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Tired Folks Await Crest of the River

Nature: Along the upper Mississippi, residents keep a wary eye on levees and the still-rising stream.

April 22, 2001|ERIC SLATER | TIMES STAFF WRITER

DAVENPORT, Iowa — It should be a pretty easy gig, patrolling the riverfront here in a small fireboat on a sunny spring day. But the riverfront has changed dramatically.

On Saturday, Davenport firefighter Bob Juarez guided the battered skiff under an emergency walkway--"Whoa, watch that"--over the railroad tracks, between the parking meters and past the statue of jazz great Bix Beiderbecke, all the while keeping his eye out for submerged fire hydrants and other hazards.

As the flooding Mississippi River continued to rise and 25 mph winds whipped up whitecaps, firefighter Nate Wilson kept watch from the bow, looking for anyone looting the half-submerged businesses, for weak spots in the sandbag levees, for floating deer carcasses.

"Right over there," Wilson said over the gurgle of the outboard, "in that little pool, that's where we found the deer."

With the Mississippi at more than 5 feet above flood stage and rising in the Quad Cities--Moline and Rock Island in Illinois, Davenport and Bettendorf in Iowa--firefighters patrolled the new, uncharted waterways, police patrolled the cordoned-off streets, and the governors of both states toured flooded areas to begin assessing the damage.

After flying by helicopter over several swamped areas, Illinois Gov. George Ryan announced he would try to buy out homeowners living in the river's flood plain. After the record flood of 1993, the state purchased 3,000 homes on the condition that homeowners move to higher ground.

The river upstream in East Dubuque, Ill., had risen to 25.95 feet by late Saturday, approaching the record, set in 1965, of 26.81 feet and surpassing the 1993 level. After enduring three massive floods in less than a decade, one city councilman was ready to take the governor up on his offer.

"If they offer me the money it's worth, I'm gone," Steve High said.

During a tour of Camanche, Iowa, Gov. Tom Vilsack said that about 1,000 homes in his state have been damaged by the flooding and that 300 families have been driven from their homes. Vilsack is planning to formally ask for federal disaster aid Tuesday.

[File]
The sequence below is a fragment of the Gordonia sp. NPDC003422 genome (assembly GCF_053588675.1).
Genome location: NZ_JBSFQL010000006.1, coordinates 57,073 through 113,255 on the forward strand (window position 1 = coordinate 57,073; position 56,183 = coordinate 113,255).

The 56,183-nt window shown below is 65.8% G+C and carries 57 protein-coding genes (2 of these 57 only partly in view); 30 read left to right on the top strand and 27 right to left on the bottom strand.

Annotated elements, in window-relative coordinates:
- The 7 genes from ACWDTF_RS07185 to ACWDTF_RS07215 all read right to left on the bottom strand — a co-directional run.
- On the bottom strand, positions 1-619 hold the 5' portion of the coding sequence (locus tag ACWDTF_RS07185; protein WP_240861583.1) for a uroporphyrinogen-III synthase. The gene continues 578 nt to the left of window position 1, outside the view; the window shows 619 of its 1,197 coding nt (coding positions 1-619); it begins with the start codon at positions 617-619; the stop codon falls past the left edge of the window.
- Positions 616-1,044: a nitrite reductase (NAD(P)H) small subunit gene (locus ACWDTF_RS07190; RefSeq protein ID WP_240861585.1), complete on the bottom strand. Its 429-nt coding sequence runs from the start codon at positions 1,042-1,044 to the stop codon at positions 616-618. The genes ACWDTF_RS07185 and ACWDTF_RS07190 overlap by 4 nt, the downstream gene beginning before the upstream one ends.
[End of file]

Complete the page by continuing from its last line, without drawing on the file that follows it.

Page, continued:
Residents in Keithsburg, Ill., got a scare when the river suddenly dropped, suggesting a levee had broken. Instead, the Mississippi had topped another levee on the Iowa side, flooding only farmland.

All day long, however, local television stations broadcast pleas for help across the bottom of the screen: "Sandbaggers are urgently needed in Port Byron, with levees requiring immediate repair . . . ."

From the Davenport fireboat--loaded with emergency medical gear, life vests and sunscreen--the scene was that of a city in waiting.

The filling of sandbags and the building of dikes had largely come to a halt, with residents and officials exhausted physically and mentally, and figuring they had done what could be done. Davenport is the only major city on the upper river with no permanent flood-control system, which makes for lovely river views but nervous flood seasons.

The crest is expected to arrive Tuesday at 22 1/2 feet, less than a fingertip shy of the record, set in 1993, of 22.63 feet.

Wilson, a 22-year-old fire department rookie who grew up in these parts, radioed in about two weak spots in the plastic-shrouded dirt berm that surrounds John O'Donnell Stadium. The plastic had come off and the water was less than a foot from the top of the soil.

"That could be trouble," said Juarez, 36, a 10-year veteran.

Farther upstream, a hose 10 inches in diameter carried water out of a building's basement and back up over the levee, pumping out perhaps hundreds of gallons per minute.

As the two firefighters motored back under the walkway and tied up, the echo of police officers with bullhorns could be heard above the slap of the water.

With the river heavily contaminated--Davenport alone was sending 60 million gallons of raw sewage a day into the stream by Saturday--police had become far stricter in shooing away the curious.

"I'm going to get a hundred complaints for yelling through this bullhorn," said one officer, who asked not to be identified. "But I haven't given any tickets yet. I let them have a quick look.

"I wish they'd just stay back, though, because I want to go out in the fire department boat."

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